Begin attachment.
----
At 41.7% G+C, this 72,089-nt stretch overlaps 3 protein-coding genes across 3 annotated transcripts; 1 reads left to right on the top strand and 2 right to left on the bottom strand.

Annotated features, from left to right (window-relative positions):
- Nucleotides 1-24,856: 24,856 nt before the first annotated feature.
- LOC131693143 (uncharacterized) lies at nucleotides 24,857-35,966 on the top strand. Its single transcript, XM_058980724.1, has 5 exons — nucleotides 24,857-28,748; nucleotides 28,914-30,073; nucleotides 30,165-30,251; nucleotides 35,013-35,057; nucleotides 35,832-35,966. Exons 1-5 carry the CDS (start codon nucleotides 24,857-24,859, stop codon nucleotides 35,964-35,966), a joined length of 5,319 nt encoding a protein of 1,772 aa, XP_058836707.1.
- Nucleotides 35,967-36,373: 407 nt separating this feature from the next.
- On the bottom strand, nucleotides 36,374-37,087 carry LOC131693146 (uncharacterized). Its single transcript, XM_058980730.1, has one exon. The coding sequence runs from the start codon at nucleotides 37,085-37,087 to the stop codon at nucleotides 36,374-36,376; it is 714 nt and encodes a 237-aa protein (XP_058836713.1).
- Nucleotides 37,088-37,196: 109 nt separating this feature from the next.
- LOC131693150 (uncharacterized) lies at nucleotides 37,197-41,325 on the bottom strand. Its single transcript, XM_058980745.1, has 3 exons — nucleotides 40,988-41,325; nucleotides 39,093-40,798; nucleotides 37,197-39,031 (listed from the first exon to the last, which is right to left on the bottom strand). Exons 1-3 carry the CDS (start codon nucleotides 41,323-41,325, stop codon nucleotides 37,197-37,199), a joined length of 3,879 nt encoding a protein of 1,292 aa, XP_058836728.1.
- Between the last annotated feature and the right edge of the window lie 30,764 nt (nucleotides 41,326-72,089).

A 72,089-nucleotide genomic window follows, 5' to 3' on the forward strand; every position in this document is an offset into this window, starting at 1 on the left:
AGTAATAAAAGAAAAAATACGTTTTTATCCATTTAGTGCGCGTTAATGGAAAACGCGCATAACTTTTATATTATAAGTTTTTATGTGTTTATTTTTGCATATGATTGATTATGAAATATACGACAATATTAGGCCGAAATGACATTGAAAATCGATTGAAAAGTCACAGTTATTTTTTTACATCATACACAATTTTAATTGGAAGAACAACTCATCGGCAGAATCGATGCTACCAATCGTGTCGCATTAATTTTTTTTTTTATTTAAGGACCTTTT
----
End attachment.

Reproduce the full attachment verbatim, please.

At 41.7% G+C, this 72,089-nt stretch overlaps 3 protein-coding genes across 3 annotated transcripts; 1 reads left to right on the top strand and 2 right to left on the bottom strand.

Annotated features, from left to right (window-relative positions):
- Nucleotides 1-24,856: 24,856 nt before the first annotated feature.
- LOC131693143 (uncharacterized) lies at nucleotides 24,857-35,966 on the top strand. Its single transcript, XM_058980724.1, has 5 exons — nucleotides 24,857-28,748; nucleotides 28,914-30,073; nucleotides 30,165-30,251; nucleotides 35,013-35,057; nucleotides 35,832-35,966. Exons 1-5 carry the CDS (start codon nucleotides 24,857-24,859, stop codon nucleotides 35,964-35,966), a joined length of 5,319 nt encoding a protein of 1,772 aa, XP_058836707.1.
- Nucleotides 35,967-36,373: 407 nt separating this feature from the next.
- On the bottom strand, nucleotides 36,374-37,087 carry LOC131693146 (uncharacterized). Its single transcript, XM_058980730.1, has one exon. The coding sequence runs from the start codon at nucleotides 37,085-37,087 to the stop codon at nucleotides 36,374-36,376; it is 714 nt and encodes a 237-aa protein (XP_058836713.1).
- Nucleotides 37,088-37,196: 109 nt separating this feature from the next.
- LOC131693150 (uncharacterized) lies at nucleotides 37,197-41,325 on the bottom strand. Its single transcript, XM_058980745.1, has 3 exons — nucleotides 40,988-41,325; nucleotides 39,093-40,798; nucleotides 37,197-39,031 (listed from the first exon to the last, which is right to left on the bottom strand). Exons 1-3 carry the CDS (start codon nucleotides 41,323-41,325, stop codon nucleotides 37,197-37,199), a joined length of 3,879 nt encoding a protein of 1,292 aa, XP_058836728.1.
- Between the last annotated feature and the right edge of the window lie 30,764 nt (nucleotides 41,326-72,089).

A 72,089-nucleotide genomic window follows, 5' to 3' on the forward strand; every position in this document is an offset into this window, starting at 1 on the left:
AGTAATAAAAGAAAAAATACGTTTTTATCCATTTAGTGCGCGTTAATGGAAAACGCGCATAACTTTTATATTATAAGTTTTTATGTGTTTATTTTTGCATATGATTGATTATGAAATATACGACAATATTAGGCCGAAATGACATTGAAAATCGATTGAAAAGTCACAGTTATTTTTTTACATCATACACAATTTTAATTGGAAGAACAACTCATCGGCAGAATCGATGCTACCAATCGTGTCGCATTAATTTTTTTTTTTATTTAAGGACCTTTT